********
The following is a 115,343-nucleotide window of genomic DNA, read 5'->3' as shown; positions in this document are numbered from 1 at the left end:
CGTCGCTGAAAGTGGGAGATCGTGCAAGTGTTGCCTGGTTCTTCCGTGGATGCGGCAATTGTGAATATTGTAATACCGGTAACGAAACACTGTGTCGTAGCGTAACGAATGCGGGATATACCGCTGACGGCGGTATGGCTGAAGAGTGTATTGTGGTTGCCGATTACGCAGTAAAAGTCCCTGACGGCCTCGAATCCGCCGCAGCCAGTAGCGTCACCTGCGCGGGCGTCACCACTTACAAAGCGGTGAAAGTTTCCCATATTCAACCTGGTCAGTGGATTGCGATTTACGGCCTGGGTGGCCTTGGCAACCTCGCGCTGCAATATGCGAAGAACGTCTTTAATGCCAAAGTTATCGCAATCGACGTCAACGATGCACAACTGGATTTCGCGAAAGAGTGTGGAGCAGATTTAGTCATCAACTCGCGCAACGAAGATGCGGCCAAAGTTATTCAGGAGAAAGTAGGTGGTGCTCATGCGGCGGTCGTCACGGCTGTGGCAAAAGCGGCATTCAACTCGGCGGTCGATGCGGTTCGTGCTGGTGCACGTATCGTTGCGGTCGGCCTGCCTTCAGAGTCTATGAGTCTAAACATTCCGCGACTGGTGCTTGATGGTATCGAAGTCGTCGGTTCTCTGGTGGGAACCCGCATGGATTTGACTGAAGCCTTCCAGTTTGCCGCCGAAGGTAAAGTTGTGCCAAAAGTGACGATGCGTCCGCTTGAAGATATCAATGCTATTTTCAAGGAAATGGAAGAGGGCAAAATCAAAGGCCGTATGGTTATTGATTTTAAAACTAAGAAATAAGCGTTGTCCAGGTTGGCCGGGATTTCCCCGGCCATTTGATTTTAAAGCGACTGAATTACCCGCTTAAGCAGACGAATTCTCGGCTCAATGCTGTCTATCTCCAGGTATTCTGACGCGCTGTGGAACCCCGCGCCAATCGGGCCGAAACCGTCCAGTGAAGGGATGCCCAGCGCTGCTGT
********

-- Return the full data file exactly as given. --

The following is a 115,343-nucleotide window of genomic DNA, read 5'->3' as shown; positions in this document are numbered from 1 at the left end:
CGTCGCTGAAAGTGGGAGATCGTGCAAGTGTTGCCTGGTTCTTCCGTGGATGCGGCAATTGTGAATATTGTAATACCGGTAACGAAACACTGTGTCGTAGCGTAACGAATGCGGGATATACCGCTGACGGCGGTATGGCTGAAGAGTGTATTGTGGTTGCCGATTACGCAGTAAAAGTCCCTGACGGCCTCGAATCCGCCGCAGCCAGTAGCGTCACCTGCGCGGGCGTCACCACTTACAAAGCGGTGAAAGTTTCCCATATTCAACCTGGTCAGTGGATTGCGATTTACGGCCTGGGTGGCCTTGGCAACCTCGCGCTGCAATATGCGAAGAACGTCTTTAATGCCAAAGTTATCGCAATCGACGTCAACGATGCACAACTGGATTTCGCGAAAGAGTGTGGAGCAGATTTAGTCATCAACTCGCGCAACGAAGATGCGGCCAAAGTTATTCAGGAGAAAGTAGGTGGTGCTCATGCGGCGGTCGTCACGGCTGTGGCAAAAGCGGCATTCAACTCGGCGGTCGATGCGGTTCGTGCTGGTGCACGTATCGTTGCGGTCGGCCTGCCTTCAGAGTCTATGAGTCTAAACATTCCGCGACTGGTGCTTGATGGTATCGAAGTCGTCGGTTCTCTGGTGGGAACCCGCATGGATTTGACTGAAGCCTTCCAGTTTGCCGCCGAAGGTAAAGTTGTGCCAAAAGTGACGATGCGTCCGCTTGAAGATATCAATGCTATTTTCAAGGAAATGGAAGAGGGCAAAATCAAAGGCCGTATGGTTATTGATTTTAAAACTAAGAAATAAGCGTTGTCCAGGTTGGCCGGGATTTCCCCGGCCATTTGATTTTAAAGCGACTGAATTACCCGCTTAAGCAGACGAATTCTCGGCTCAATGCTGTCTATCTCCAGGTATTCTGACGCGCTGTGGAACCCCGCGCCAATCGGGCCGAAACCGTCCAGTGAAGGGATGCCCAGCGCTGCTGT